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Cinnamon is a spice that is as widespread as cocoa, and is used all over the world. I don't think anyone needs an introduction, everyone has tasted it. Cinnamon comes from the bark of certain tree species, from the bark of the branches or roots.

The main active principles of the bark of the branches are monoterpenes and cinnamaldehydes, the main active principles of the bark of the root are also monoterpenes, and it contains camphor instead of cinnamaldehydes. 

The European Scientific Association for Phytotherapy has adopted two cinnamon varieties for medicinal purposes: cassia and Ceylon cinnamon. Both cinnamon varieties differ in part in their composition. 

The active ingredients of oil extracted from the bark of Ceylon cinnamon bark are trans-cinnamaldehyde (50-60%), eugeonol and linalool, three of which account for at least 80% of the total active ingredient content.

The active substances extracted from the bark of the cinnamon twig of cassia are cinnamaldehyde, cinnamic acid, cinnamic alcohol and coumarin. 

It is important to add that cinnamon aldehydes, unlike other ingredients, lose their structure when exposed to heat (above 60°), and thus cinnamon loses one of its important active ingredients when exposed to heat. 

Cinnamon is best known for its blood sugar regulating effects, but its benefits are much broader than that, extending to the whole body.

Both Ceylon and cassia cinnamon have insulin-like effects. This means that it allows the sugar in the blood to be used up - balancing blood sugar levels. In diatbetes (whether Type I ot Type II), the pancreas cannot produce enough insulin, so the cells cannnot use the sugar that is released into the bloodstream straight away, but after a high blood sugar spike, when the body has managed to produce enough sugar, blood sugar levels suddenly drop - an undesirable condition that can cause many complications. In insulin resistance, enough insulin is produced, but the cells are unable to sense this and absorb the sugar in the blood. 

This is where cinnamon helps, by producing insulin-like effects and stimulating the insulin hormone. Cinnamon therefore stabilises blood glucose levels, which may help in the treatment of diabetes or insulin resistance, and clinical science has been developed to prove this. Researchers believe that a flavonoid called hydroxychalcone is responsible for these effects of cinnamon.

In conjunction with its blood sugar regulating properties, cinnamon's active ingredients also have anti-inflammatory and antioxidant effects - further enhancing its blood sugar stablising effects, as when inflammation is reduced, pancreatic cells are able to produce more insulin, and antioxidants protect insulin-sensing receptors from damage by free radicals, and when blood sugar levels stablilise, this further reduces inflammation and free radical production, so blood sugar and inflammation interact.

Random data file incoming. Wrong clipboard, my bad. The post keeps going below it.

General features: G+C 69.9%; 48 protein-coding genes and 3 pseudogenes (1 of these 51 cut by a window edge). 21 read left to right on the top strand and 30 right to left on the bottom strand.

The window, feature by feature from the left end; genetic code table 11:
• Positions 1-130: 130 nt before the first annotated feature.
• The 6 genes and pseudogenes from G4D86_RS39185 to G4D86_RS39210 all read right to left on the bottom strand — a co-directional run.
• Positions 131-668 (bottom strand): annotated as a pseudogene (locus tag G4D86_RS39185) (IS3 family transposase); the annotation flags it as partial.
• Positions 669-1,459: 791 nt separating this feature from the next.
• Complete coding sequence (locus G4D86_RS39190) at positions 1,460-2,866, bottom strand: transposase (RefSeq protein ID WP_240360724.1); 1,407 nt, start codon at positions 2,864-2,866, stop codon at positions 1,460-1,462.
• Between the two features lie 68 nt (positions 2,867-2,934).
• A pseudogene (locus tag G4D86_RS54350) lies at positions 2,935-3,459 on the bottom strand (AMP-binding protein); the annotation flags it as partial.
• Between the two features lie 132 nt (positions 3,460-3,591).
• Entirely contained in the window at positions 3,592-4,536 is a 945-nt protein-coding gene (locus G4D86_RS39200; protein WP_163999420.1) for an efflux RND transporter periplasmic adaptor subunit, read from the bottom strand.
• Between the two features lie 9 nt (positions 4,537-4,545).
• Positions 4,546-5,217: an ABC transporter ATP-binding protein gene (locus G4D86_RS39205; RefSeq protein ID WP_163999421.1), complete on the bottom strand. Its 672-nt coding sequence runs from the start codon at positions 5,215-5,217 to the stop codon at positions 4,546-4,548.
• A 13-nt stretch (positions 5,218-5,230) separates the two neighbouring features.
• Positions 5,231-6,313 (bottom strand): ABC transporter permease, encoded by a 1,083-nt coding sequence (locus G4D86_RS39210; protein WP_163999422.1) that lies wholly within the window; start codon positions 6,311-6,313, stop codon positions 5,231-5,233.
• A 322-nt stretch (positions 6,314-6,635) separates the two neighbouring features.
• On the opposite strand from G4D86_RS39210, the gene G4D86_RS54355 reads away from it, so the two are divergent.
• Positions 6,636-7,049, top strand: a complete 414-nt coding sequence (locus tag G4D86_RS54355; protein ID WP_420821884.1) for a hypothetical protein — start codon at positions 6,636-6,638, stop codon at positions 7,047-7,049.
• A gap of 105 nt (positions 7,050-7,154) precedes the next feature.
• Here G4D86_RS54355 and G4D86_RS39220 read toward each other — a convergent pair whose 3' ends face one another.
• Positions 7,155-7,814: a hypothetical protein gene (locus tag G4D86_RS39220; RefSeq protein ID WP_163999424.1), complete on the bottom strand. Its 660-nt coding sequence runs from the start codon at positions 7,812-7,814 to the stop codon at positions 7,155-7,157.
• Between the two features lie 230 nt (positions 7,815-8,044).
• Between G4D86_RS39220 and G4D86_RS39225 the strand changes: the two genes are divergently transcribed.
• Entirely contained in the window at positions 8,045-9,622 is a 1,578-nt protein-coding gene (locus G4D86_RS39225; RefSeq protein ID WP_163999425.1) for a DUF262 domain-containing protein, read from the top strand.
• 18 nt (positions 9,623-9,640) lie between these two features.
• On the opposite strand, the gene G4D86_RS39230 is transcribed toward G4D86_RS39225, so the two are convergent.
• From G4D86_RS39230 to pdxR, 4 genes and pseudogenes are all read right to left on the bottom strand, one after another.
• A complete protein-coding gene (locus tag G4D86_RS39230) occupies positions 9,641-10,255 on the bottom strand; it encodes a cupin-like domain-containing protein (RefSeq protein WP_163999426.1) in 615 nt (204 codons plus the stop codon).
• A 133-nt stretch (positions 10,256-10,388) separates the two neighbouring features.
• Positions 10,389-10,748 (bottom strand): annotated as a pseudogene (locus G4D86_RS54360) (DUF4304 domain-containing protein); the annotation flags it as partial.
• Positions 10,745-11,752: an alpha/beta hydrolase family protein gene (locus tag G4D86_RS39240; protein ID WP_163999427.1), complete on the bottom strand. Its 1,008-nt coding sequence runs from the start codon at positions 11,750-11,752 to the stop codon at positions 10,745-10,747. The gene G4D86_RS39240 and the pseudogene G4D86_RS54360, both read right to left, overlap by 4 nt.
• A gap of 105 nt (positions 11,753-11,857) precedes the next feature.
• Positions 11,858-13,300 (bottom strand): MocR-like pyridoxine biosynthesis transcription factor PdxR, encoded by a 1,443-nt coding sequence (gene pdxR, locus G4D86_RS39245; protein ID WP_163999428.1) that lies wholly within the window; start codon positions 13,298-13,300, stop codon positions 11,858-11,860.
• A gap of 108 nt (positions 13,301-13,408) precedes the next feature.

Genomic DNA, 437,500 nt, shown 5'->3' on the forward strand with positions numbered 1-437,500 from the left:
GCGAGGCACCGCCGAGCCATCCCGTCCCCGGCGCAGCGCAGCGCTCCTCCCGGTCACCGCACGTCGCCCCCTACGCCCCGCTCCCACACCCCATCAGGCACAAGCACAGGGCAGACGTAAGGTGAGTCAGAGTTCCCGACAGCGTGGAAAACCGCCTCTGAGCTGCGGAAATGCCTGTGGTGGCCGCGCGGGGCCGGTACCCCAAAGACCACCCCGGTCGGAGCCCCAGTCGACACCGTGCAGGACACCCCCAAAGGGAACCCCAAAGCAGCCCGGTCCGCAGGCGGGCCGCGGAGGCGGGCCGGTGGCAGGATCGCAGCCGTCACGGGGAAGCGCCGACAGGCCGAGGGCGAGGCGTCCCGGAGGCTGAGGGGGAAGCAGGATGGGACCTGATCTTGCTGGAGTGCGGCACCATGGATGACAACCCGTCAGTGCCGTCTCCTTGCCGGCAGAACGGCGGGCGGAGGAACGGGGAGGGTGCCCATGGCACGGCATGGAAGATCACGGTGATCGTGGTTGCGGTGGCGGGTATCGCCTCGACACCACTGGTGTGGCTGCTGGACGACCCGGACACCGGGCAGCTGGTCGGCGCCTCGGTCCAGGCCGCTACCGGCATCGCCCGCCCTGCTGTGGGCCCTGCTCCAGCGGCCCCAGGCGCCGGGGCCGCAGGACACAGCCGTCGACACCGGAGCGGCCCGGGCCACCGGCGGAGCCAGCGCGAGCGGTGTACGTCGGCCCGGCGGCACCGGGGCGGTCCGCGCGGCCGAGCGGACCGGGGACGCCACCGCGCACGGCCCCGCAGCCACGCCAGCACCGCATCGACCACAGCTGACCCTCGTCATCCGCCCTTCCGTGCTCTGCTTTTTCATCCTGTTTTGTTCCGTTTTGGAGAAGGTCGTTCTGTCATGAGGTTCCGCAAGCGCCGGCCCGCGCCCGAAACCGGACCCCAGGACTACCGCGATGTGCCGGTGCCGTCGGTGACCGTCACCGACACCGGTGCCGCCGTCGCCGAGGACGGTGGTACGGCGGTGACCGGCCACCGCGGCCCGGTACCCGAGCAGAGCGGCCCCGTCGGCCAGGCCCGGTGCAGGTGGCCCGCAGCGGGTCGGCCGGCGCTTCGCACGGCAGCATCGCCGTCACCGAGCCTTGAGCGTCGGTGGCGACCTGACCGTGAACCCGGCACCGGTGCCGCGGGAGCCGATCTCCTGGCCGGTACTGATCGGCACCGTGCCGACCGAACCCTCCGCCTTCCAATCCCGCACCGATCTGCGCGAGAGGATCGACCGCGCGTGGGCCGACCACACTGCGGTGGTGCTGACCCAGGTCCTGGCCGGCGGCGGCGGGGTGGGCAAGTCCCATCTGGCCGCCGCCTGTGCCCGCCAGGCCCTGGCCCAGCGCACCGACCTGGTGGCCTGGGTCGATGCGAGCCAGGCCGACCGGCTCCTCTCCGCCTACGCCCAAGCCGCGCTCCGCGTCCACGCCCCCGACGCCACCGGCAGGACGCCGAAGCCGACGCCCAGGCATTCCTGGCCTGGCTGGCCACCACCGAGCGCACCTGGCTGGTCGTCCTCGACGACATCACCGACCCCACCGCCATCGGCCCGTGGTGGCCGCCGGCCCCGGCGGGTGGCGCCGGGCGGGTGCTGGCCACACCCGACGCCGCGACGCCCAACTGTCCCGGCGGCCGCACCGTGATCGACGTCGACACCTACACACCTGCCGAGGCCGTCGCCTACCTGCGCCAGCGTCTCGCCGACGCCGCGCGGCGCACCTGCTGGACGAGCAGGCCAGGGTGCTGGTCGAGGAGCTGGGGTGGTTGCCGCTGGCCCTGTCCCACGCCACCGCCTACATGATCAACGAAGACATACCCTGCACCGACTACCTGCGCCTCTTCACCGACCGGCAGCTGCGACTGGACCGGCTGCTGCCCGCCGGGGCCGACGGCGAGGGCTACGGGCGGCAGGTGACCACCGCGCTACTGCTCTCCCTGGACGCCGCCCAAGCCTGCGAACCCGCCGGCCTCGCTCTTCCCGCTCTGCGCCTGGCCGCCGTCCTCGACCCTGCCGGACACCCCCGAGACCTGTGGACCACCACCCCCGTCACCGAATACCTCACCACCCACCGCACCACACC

Studies have shown that cinnamaldehydes and eugenol can inhibit an enzyme called COX-2. This enzyme is responsible for the production of hormones that trigger inflammation and pain - an enzyme that is also inhibited by painkillers. This makes cinnamon a very powerful natural anti-inflammatory. 

It also has strong antioxidant effects, which means it helps to fight free radicals that damage the body. Such free radicals are produced by toxins, but free radicals are also produced during normal bodily functions. The active ingredients in cinnamon neutralise these free radicals. On the one hand, they reduce the production of NO (nitric oxide) free radicals, a process of lipid peroxidation (in which fatty acids are converted into free radicals). It also stimulates enzymes that break down harmful free radicals. This gives it broad antioxidant effects - an excellent source of antioxidants. 

Through its anti-free radical (antioxidant) effects, it has immune-boosting and strong anti-infective and anti-pathogenic effects, as reported in a number of studies on various bacterial and viral strains. 

Its antioxidant and anti-inflammatory effects may protect against a wide range of diseases (such as cardiovascular, digestive, nervous system and autoimmune diseases).

Cinnamon is therefore a true natural wonder that can be found on every person's kitchen shelf. However, there is one drawback to excessive cinnamon consumption: its coumarin content - which is highest in Cassia cinnamon, Ceylon cinnamon contains negligible coumarin. The coumarin in cinnamon has been shown to have hepatotoxic effects, so it is recommended that Cassia cinnamon consumption be reduced - or Ceylon cinnamon is used to avoid this.

The recommended daily dosage is 1-3 grams of ground cinnamon powder or (200-400 mg as extract). For long-term use, prefer Ceylon cinnamon and its extract.